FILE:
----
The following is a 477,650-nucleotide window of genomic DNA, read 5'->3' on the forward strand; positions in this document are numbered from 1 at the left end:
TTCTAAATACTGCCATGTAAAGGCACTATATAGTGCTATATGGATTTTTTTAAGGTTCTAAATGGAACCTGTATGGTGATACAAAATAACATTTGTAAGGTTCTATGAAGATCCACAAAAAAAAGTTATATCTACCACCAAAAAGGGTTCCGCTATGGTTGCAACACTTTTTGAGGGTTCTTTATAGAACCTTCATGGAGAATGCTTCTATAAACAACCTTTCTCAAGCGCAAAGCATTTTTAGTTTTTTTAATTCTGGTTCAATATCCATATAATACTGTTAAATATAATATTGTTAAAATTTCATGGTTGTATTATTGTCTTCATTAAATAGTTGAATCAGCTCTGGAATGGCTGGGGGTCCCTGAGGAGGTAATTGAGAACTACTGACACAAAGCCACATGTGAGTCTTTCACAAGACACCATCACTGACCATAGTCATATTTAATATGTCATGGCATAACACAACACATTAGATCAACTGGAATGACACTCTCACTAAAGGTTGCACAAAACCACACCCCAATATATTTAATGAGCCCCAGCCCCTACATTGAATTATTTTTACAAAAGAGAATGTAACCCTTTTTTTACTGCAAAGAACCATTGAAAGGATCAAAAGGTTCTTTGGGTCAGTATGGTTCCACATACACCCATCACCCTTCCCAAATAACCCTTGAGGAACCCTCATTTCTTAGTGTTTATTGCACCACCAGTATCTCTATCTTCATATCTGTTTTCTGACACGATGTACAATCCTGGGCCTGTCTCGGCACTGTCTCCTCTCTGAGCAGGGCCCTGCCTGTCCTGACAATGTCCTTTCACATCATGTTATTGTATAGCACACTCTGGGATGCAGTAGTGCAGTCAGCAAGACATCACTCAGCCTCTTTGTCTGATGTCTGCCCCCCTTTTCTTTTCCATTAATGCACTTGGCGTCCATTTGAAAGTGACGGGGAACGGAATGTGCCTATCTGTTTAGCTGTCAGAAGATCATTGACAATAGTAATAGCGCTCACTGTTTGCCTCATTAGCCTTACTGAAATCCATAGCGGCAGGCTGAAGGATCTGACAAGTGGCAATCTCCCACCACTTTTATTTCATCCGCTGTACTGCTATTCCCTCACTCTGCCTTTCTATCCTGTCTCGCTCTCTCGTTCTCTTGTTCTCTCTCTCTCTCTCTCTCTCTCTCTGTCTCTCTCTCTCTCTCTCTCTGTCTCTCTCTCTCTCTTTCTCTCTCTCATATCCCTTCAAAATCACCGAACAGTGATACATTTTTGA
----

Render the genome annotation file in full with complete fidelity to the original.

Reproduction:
The following is a 477,650-nucleotide window of genomic DNA, read 5'->3' on the forward strand; positions in this document are numbered from 1 at the left end:
TTCTAAATACTGCCATGTAAAGGCACTATATAGTGCTATATGGATTTTTTTAAGGTTCTAAATGGAACCTGTATGGTGATACAAAATAACATTTGTAAGGTTCTATGAAGATCCACAAAAAAAAGTTATATCTACCACCAAAAAGGGTTCCGCTATGGTTGCAACACTTTTTGAGGGTTCTTTATAGAACCTTCATGGAGAATGCTTCTATAAACAACCTTTCTCAAGCGCAAAGCATTTTTAGTTTTTTTAATTCTGGTTCAATATCCATATAATACTGTTAAATATAATATTGTTAAAATTTCATGGTTGTATTATTGTCTTCATTAAATAGTTGAATCAGCTCTGGAATGGCTGGGGGTCCCTGAGGAGGTAATTGAGAACTACTGACACAAAGCCACATGTGAGTCTTTCACAAGACACCATCACTGACCATAGTCATATTTAATATGTCATGGCATAACACAACACATTAGATCAACTGGAATGACACTCTCACTAAAGGTTGCACAAAACCACACCCCAATATATTTAATGAGCCCCAGCCCCTACATTGAATTATTTTTACAAAAGAGAATGTAACCCTTTTTTTACTGCAAAGAACCATTGAAAGGATCAAAAGGTTCTTTGGGTCAGTATGGTTCCACATACACCCATCACCCTTCCCAAATAACCCTTGAGGAACCCTCATTTCTTAGTGTTTATTGCACCACCAGTATCTCTATCTTCATATCTGTTTTCTGACACGATGTACAATCCTGGGCCTGTCTCGGCACTGTCTCCTCTCTGAGCAGGGCCCTGCCTGTCCTGACAATGTCCTTTCACATCATGTTATTGTATAGCACACTCTGGGATGCAGTAGTGCAGTCAGCAAGACATCACTCAGCCTCTTTGTCTGATGTCTGCCCCCCTTTTCTTTTCCATTAATGCACTTGGCGTCCATTTGAAAGTGACGGGGAACGGAATGTGCCTATCTGTTTAGCTGTCAGAAGATCATTGACAATAGTAATAGCGCTCACTGTTTGCCTCATTAGCCTTACTGAAATCCATAGCGGCAGGCTGAAGGATCTGACAAGTGGCAATCTCCCACCACTTTTATTTCATCCGCTGTACTGCTATTCCCTCACTCTGCCTTTCTATCCTGTCTCGCTCTCTCGTTCTCTTGTTCTCTCTCTCTCTCTCTCTCTCTCTCTGTCTCTCTCTCTCTCTCTCTCTGTCTCTCTCTCTCTCTTTCTCTCTCTCATATCCCTTCAAAATCACCGAACAGTGATACATTTTTGA